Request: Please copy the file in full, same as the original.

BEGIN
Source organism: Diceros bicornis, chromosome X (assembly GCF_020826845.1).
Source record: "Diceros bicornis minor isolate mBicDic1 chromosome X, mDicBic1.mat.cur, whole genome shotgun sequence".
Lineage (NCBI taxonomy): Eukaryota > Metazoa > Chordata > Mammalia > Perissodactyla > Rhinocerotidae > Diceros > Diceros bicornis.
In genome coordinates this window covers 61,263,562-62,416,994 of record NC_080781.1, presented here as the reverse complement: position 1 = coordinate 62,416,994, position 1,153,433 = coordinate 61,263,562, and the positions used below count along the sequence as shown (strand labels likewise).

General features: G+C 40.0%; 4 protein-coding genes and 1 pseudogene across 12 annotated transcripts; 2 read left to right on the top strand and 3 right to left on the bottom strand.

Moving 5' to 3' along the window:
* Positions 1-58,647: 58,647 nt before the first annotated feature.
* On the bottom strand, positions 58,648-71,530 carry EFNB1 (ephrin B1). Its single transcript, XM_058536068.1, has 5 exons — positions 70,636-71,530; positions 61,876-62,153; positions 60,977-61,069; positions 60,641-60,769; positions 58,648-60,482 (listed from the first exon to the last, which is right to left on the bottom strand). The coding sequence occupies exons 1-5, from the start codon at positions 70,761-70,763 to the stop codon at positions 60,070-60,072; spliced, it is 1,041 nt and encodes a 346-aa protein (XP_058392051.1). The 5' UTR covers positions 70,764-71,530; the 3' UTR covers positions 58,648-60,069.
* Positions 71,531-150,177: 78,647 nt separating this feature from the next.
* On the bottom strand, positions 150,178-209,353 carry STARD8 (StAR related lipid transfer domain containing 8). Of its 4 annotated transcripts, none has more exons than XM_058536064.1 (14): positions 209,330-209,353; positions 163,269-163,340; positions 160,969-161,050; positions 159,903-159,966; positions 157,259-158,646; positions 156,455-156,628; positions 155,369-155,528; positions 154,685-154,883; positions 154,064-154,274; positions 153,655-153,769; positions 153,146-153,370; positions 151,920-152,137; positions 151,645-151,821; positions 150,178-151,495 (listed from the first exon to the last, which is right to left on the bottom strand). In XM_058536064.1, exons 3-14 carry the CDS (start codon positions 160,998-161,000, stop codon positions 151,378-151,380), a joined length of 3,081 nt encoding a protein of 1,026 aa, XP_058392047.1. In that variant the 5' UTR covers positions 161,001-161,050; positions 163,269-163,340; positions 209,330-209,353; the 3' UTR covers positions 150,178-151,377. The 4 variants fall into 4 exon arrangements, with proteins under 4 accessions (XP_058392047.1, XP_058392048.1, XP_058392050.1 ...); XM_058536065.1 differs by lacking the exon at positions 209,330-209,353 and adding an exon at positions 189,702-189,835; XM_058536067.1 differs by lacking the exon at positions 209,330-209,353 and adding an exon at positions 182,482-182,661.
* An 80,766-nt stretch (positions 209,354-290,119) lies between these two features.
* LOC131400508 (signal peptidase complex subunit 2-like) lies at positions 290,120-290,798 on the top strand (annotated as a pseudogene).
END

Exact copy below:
Source organism: Diceros bicornis, chromosome X (assembly GCF_020826845.1).
Source record: "Diceros bicornis minor isolate mBicDic1 chromosome X, mDicBic1.mat.cur, whole genome shotgun sequence".
Lineage (NCBI taxonomy): Eukaryota > Metazoa > Chordata > Mammalia > Perissodactyla > Rhinocerotidae > Diceros > Diceros bicornis.
In genome coordinates this window covers 61,263,562-62,416,994 of record NC_080781.1, presented here as the reverse complement: position 1 = coordinate 62,416,994, position 1,153,433 = coordinate 61,263,562, and the positions used below count along the sequence as shown (strand labels likewise).

General features: G+C 40.0%; 4 protein-coding genes and 1 pseudogene across 12 annotated transcripts; 2 read left to right on the top strand and 3 right to left on the bottom strand.

Moving 5' to 3' along the window:
* Positions 1-58,647: 58,647 nt before the first annotated feature.
* On the bottom strand, positions 58,648-71,530 carry EFNB1 (ephrin B1). Its single transcript, XM_058536068.1, has 5 exons — positions 70,636-71,530; positions 61,876-62,153; positions 60,977-61,069; positions 60,641-60,769; positions 58,648-60,482 (listed from the first exon to the last, which is right to left on the bottom strand). The coding sequence occupies exons 1-5, from the start codon at positions 70,761-70,763 to the stop codon at positions 60,070-60,072; spliced, it is 1,041 nt and encodes a 346-aa protein (XP_058392051.1). The 5' UTR covers positions 70,764-71,530; the 3' UTR covers positions 58,648-60,069.
* Positions 71,531-150,177: 78,647 nt separating this feature from the next.
* On the bottom strand, positions 150,178-209,353 carry STARD8 (StAR related lipid transfer domain containing 8). Of its 4 annotated transcripts, none has more exons than XM_058536064.1 (14): positions 209,330-209,353; positions 163,269-163,340; positions 160,969-161,050; positions 159,903-159,966; positions 157,259-158,646; positions 156,455-156,628; positions 155,369-155,528; positions 154,685-154,883; positions 154,064-154,274; positions 153,655-153,769; positions 153,146-153,370; positions 151,920-152,137; positions 151,645-151,821; positions 150,178-151,495 (listed from the first exon to the last, which is right to left on the bottom strand). In XM_058536064.1, exons 3-14 carry the CDS (start codon positions 160,998-161,000, stop codon positions 151,378-151,380), a joined length of 3,081 nt encoding a protein of 1,026 aa, XP_058392047.1. In that variant the 5' UTR covers positions 161,001-161,050; positions 163,269-163,340; positions 209,330-209,353; the 3' UTR covers positions 150,178-151,377. The 4 variants fall into 4 exon arrangements, with proteins under 4 accessions (XP_058392047.1, XP_058392048.1, XP_058392050.1 ...); XM_058536065.1 differs by lacking the exon at positions 209,330-209,353 and adding an exon at positions 189,702-189,835; XM_058536067.1 differs by lacking the exon at positions 209,330-209,353 and adding an exon at positions 182,482-182,661.
* An 80,766-nt stretch (positions 209,354-290,119) lies between these two features.
* LOC131400508 (signal peptidase complex subunit 2-like) lies at positions 290,120-290,798 on the top strand (annotated as a pseudogene).